Classics is the study of the Ancient Greeks and Romans and anything to do with them, including their languages, Classical Greek and Latin.
We believe that the advantages given by a classical education should be available to all students, not just to an intellectual elite.
All pupils study Latin from Year 7. Those for whom Latin is not appropriate after Year 7 study Classical Civilisation in Year 8 and 9 and those with a particular passion for Latin also have an opportunity to study Greek as an extra-curricular activity from Year 8.
Many schools are not in a position to offer any Classics at all, so students at St. Edward’s are very lucky to have all three classical subjects as part of their curriculum.
We are firm believers that students should broaden their horizons by experiencing the Classical World both inside and outside of the classroom. In recent years students have travelled to Chedworth Roman Villa, the Roman Baths and even the eternal city of Rome on Classics Trips. We have competed in the Gloucestershire Latin and Greek Reading Competition, winning first and second prizes in the junior section, and have attended numerous lectures, plays and exhibitions to enrich students’ appreciation of the classical subjects. Class Civ club is a popular lunchtime activity run by Sixth formers for younger students, whilst an Oxbridge extension programme is provided for those wishing to pursue Classics at these universities.
In the last five years 25% of Latin A level students have gone on to study Classics at Oxbridge, while 40% of A level Classicists have opted to study a Classical subject at university.
Greek is offered as part of our Gifted and Talented programme from Year 8 to any student who has shown a particular aptitude or passion for Latin. However students may begin the study of Greek at any time during their school career and it has proved a popular option with Sixth form students wishing to learn something new.
Students often opt to sit an Entry Level qualification in this subject, although it may equally be pursued purely for the love of learning.
Key Stage 3
All pupils at St Edward’s study Latin in Year 7, with many continuing the subject to Year 9 and beyond. The students use the Cambridge Latin Course which, along with its accompanying interactive DVD, allows the pupils to attain a good foundation in Latin grammar and vocabulary, as well as background knowledge of Pompeii, Roman Britain and Alexandria.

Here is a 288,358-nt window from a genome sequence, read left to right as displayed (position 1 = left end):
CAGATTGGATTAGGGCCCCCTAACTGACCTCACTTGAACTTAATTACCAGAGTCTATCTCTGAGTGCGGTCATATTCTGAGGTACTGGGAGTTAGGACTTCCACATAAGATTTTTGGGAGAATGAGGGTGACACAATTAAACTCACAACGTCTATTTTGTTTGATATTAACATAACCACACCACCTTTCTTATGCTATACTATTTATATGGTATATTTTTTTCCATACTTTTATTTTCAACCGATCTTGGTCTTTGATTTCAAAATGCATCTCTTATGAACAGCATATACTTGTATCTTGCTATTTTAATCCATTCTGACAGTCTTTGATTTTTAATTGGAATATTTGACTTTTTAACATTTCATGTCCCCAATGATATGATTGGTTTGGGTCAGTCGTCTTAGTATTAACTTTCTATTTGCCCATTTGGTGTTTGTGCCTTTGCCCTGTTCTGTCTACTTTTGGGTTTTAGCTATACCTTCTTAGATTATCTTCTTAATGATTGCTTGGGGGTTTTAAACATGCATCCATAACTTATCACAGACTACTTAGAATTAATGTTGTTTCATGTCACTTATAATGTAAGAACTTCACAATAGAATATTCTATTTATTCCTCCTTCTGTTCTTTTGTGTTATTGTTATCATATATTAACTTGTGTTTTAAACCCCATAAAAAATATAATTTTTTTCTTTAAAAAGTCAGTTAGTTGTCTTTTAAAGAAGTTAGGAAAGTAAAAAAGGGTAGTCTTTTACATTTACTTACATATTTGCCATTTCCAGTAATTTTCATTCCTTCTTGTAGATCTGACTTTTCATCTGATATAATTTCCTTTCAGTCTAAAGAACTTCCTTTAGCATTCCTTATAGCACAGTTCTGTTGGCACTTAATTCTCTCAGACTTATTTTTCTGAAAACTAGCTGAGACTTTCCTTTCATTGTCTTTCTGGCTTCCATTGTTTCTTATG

Key Stage 4
The OCR Latin GCSE course is divided into two disciplines, language and literature. Therefore, half of the lessons are dedicated to studying syntax, grammar, vocabulary and unseen translations, whilst the other half are for in depth analysis of the prose and verse set text authors. The course is both challenging and highly rewarding; students will find that the skills acquired from a GCSE in Latin will help them in a number of their other GCSE options.
In keeping with the GCSE, the OCR A-level course is divided equally between the study of language and literature. However, students have the opportunity to broaden their horizons by studying a number of different genres in their literature modules – Love Elegy, Law Court Speeches, Epic and History are all available at A-level.
Those pupils for whom the study of Latin is not appropriate beyond Year 7 follow a course in Classical Civilisation in Years 8 and 9. In Year 8 the students will cover three main topics – Roman Sport and Entertainment, Roman Religion and a selection of stories from Homer’s ‘Odyssey’. In Year 9 the pupils study the Olympic Games, Sparta and the Trojan War.
Key Stage 4
Classical Civilisation is an extremely popular GCSE option at St Edward’s. For the OCR GCSE students sit two papers in total. The modules are as follows:
- Unit 1 Thematic Study – Myth and Religion
- Unit 2 Literature and Culture – The Homeric World
The OCR Classical Civilisation course is another popular choice for students. Classical Civilisation can be studied at A level without any prior knowledge of the subject. Pupils study three modules as part of the A-level course: